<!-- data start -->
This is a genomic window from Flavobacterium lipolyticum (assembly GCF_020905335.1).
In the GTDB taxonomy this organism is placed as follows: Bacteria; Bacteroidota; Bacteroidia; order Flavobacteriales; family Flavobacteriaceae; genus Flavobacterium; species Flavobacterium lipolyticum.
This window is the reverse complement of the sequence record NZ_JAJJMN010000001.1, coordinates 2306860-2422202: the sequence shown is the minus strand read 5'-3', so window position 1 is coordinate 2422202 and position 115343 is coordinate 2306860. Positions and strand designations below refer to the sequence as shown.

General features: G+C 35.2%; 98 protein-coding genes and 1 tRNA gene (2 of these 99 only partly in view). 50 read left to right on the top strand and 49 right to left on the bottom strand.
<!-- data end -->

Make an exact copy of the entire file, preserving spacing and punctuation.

This is a genomic window from Flavobacterium lipolyticum (assembly GCF_020905335.1).
In the GTDB taxonomy this organism is placed as follows: Bacteria; Bacteroidota; Bacteroidia; order Flavobacteriales; family Flavobacteriaceae; genus Flavobacterium; species Flavobacterium lipolyticum.
This window is the reverse complement of the sequence record NZ_JAJJMN010000001.1, coordinates 2306860-2422202: the sequence shown is the minus strand read 5'-3', so window position 1 is coordinate 2422202 and position 115343 is coordinate 2306860. Positions and strand designations below refer to the sequence as shown.

General features: G+C 35.2%; 98 protein-coding genes and 1 tRNA gene (2 of these 99 only partly in view). 50 read left to right on the top strand and 49 right to left on the bottom strand.